For many people, the day they wed is one of the most exciting days of their life. When you say, “I do” you are getting all of the other person. Sometimes, we forget this includes their extended family.
One of the most common complaints in marriage is in-laws. There are plenty of mother-in-law jokes circulating proving how rigid marrying into difficult in-laws can be.
With many in the military, the distance can be a welcome relief, but certainly “out of sight” doesn’t always mean “out of mind.” Challenging in-laws can cause marital stress and arguments to include where vacations will be spent.
Long distance does not mean you can simply ignore the awkwardness.
If you have challenging in-laws, there is hope. However, the hope has to start with you. Try to remember your spouse was their child first. If you have children, you understand the bond.
Naturally, they care about their child (and this is a good thing). Your goal is not to sever or hurt this bond. Your goal is to develop your own bond with your spouse and with them.
If the in-laws are speaking ill about you, the best person to defend you is your spouse. Generally, defending yourself to your mother or father-in-law will not be well received.
Likewise, the best person to set boundaries with them is their child.
If you are friends on Facebook, post a nice message from time to time. Text or call them on their birthday and other important days. Even better, send a card or gift. Send pictures of their grandchildren via mail, Facebook, or text message so they feel connected.
Also, tell them the good things their son or daughter is doing. As a parent, I love hearing people speak highly of my children. They instantly have favor in my eyes. This also reassures them you are noticing the good and not nagging or harping on the bad.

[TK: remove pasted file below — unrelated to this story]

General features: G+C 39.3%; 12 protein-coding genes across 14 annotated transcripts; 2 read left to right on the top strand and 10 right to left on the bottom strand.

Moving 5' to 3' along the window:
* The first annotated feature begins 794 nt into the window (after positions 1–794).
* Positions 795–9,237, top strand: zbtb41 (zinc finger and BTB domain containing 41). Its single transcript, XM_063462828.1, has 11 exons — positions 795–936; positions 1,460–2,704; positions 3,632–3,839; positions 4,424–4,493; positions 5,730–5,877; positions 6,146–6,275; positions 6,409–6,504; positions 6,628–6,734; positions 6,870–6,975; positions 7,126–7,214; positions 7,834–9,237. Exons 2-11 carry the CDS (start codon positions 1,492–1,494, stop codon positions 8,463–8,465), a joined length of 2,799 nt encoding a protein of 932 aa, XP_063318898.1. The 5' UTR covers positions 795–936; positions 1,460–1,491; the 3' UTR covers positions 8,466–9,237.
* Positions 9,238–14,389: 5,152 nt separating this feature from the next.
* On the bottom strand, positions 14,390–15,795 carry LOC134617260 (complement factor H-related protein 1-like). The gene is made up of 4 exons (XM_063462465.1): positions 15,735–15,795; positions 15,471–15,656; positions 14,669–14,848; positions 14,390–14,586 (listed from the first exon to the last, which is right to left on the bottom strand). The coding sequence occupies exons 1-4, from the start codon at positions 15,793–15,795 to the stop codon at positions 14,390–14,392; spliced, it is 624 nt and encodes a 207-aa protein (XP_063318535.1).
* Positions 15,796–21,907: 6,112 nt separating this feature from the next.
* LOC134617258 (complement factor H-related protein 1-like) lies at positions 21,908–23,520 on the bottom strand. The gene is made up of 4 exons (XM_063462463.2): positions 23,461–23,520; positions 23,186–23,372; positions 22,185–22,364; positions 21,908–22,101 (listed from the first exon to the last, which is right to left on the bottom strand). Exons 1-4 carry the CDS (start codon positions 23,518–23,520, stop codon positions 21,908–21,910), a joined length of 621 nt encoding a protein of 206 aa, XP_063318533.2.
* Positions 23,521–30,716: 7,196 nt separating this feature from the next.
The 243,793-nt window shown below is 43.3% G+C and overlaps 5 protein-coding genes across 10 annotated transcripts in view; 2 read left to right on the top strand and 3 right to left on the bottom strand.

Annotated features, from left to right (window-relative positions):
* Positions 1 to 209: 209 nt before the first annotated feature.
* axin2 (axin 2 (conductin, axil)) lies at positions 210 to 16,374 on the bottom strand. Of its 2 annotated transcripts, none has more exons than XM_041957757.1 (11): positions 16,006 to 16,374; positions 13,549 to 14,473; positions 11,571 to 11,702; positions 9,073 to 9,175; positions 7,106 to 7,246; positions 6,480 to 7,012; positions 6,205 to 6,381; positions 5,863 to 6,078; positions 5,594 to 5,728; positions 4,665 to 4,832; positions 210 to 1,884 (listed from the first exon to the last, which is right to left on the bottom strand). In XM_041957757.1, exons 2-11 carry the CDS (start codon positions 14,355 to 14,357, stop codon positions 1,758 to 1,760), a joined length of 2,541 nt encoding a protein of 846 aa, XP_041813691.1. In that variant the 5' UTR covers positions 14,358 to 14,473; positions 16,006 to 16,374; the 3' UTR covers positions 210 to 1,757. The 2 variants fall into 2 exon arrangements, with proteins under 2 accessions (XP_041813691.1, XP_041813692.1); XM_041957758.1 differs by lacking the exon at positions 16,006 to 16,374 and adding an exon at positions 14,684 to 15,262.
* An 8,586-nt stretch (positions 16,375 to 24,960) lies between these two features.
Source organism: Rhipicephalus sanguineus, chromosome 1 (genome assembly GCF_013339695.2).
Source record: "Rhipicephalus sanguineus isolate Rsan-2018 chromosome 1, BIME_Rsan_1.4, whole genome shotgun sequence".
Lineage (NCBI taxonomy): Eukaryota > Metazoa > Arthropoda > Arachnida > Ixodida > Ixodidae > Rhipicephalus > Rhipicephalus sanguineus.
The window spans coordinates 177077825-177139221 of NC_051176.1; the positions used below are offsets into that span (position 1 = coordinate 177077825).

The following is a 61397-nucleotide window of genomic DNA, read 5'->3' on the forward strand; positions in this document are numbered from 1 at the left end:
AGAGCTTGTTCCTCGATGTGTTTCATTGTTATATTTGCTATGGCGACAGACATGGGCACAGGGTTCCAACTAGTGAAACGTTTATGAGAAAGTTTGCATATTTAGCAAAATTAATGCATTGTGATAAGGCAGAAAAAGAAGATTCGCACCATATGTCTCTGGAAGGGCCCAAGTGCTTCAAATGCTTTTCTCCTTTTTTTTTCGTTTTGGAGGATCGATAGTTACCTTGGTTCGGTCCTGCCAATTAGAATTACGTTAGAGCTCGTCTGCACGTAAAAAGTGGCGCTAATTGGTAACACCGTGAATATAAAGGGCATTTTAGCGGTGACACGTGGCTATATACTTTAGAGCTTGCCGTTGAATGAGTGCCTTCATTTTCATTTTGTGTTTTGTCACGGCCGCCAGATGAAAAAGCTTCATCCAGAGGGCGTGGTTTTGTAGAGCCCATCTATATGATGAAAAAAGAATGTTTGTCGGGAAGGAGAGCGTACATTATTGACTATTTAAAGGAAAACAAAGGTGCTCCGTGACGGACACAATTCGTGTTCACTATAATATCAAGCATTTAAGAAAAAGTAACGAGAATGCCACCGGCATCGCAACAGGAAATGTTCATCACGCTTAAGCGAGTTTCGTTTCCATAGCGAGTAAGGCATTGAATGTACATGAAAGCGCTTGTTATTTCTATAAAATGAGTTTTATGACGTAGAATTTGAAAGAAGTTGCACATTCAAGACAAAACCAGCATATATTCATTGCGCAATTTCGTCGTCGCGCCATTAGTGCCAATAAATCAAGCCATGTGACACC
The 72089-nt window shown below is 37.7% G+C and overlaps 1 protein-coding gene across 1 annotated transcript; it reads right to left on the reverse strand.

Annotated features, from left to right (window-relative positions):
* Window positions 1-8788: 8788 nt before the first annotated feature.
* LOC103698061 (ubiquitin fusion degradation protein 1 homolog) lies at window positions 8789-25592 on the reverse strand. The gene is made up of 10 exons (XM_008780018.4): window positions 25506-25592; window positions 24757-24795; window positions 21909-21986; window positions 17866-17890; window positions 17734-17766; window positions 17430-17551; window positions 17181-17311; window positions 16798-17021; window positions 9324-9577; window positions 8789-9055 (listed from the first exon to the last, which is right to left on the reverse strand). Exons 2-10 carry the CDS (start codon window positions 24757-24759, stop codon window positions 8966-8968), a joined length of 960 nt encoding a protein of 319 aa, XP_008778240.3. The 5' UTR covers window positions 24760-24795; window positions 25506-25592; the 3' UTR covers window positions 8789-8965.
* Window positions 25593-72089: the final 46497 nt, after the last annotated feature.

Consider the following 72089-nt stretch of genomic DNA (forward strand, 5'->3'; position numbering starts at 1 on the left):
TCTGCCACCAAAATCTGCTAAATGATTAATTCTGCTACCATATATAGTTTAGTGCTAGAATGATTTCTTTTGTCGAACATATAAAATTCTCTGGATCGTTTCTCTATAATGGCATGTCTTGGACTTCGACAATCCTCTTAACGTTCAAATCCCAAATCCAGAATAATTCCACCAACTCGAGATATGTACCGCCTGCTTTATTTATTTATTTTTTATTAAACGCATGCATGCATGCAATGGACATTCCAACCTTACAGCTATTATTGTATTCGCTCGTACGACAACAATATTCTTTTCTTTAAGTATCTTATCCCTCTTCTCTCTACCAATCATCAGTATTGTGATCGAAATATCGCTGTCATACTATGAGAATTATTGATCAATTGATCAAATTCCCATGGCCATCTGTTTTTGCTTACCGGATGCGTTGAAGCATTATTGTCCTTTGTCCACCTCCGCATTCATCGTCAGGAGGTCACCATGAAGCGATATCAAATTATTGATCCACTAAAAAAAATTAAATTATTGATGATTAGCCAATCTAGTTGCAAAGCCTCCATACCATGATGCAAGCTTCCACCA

To strengthen the bond with your in-laws, consider a family vacation together. The memories you make are priceless. Invite them to visit or to dinner. Sometimes, in-laws are challenging because they feel excluded in their child’s life.
When it’s appropriate, include them in your life. However, if they are toxic to your marriage, spouse, or children, it’s better to hold off until the relationship is more stable.
Some find their spouse’s parents are not overbearing, but instead, absent. This can be equally painful and challenging. No matter how bad they may be, don’t speak ill of your in-laws to your spouse or children. You can acknowledge your spouse’s pain and validate their feelings, but talking bad about their parents will in no way make your spouse feel better or help restore the broken relationship.
At the end of the day, you can only change you. Whether your in-laws receive your kindness or not, the choice is theirs. Just make sure what you are doing is honorable. In doing so, they will be proved wrong if they say anything ill towards you or about you. Remember to give your in-laws honor.
Kindra Warner is a marriage group facilitator at Grace Christian Center in Killeen and a Herald correspondent.